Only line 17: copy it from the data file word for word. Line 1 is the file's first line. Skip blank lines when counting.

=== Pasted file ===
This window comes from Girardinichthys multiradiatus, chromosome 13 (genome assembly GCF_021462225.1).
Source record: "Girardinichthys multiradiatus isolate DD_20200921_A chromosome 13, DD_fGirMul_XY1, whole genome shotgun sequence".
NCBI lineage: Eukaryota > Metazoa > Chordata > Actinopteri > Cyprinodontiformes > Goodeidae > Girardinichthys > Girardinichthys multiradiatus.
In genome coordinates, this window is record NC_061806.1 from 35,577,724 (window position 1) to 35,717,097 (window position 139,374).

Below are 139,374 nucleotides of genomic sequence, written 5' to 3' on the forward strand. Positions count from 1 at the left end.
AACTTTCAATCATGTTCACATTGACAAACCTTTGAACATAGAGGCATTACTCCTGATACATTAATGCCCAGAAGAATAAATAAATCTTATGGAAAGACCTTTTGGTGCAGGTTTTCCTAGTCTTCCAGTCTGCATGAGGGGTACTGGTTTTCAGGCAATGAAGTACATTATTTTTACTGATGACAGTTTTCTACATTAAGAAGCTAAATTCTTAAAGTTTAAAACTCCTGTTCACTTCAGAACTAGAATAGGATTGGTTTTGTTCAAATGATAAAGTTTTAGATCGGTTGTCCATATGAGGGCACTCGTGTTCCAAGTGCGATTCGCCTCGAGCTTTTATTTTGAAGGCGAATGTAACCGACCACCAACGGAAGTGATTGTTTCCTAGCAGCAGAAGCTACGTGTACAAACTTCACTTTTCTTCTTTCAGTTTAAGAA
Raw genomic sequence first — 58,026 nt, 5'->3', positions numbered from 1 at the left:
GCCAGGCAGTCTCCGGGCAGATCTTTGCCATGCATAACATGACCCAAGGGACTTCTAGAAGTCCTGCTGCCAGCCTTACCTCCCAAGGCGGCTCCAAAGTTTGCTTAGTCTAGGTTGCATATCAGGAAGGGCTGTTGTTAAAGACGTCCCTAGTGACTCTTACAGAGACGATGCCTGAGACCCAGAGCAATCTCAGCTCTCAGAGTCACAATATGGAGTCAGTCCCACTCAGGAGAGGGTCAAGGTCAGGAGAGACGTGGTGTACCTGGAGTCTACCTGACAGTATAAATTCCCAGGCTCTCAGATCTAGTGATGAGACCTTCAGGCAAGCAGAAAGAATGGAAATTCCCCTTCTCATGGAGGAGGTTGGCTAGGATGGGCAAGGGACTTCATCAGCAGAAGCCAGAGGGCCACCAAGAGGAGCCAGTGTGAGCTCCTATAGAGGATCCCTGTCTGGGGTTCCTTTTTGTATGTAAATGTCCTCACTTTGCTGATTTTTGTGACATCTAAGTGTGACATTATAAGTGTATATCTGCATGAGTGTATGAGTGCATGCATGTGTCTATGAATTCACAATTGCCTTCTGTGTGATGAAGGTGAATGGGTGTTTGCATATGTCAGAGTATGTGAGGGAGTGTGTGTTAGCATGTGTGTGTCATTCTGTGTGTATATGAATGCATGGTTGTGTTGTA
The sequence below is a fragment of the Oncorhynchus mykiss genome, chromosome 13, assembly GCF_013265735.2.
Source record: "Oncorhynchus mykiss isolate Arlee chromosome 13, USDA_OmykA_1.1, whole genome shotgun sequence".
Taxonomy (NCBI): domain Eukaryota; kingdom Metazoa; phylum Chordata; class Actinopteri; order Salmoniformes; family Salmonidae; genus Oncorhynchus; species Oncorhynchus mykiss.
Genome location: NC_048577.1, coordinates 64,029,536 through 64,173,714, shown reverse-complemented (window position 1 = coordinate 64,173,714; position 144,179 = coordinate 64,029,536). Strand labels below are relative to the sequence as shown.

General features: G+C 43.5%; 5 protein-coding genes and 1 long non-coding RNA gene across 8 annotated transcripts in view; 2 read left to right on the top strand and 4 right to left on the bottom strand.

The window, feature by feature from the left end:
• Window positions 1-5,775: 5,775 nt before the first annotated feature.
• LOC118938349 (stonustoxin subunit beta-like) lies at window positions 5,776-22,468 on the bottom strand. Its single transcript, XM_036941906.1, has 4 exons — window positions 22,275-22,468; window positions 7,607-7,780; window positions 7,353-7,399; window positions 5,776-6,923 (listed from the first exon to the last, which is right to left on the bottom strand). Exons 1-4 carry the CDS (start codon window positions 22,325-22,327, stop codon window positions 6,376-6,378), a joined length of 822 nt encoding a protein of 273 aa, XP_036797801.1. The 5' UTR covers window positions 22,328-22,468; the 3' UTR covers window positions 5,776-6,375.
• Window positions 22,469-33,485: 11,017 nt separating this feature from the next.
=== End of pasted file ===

• Window positions 22,469-33,485: 11,017 nt separating this feature from the next.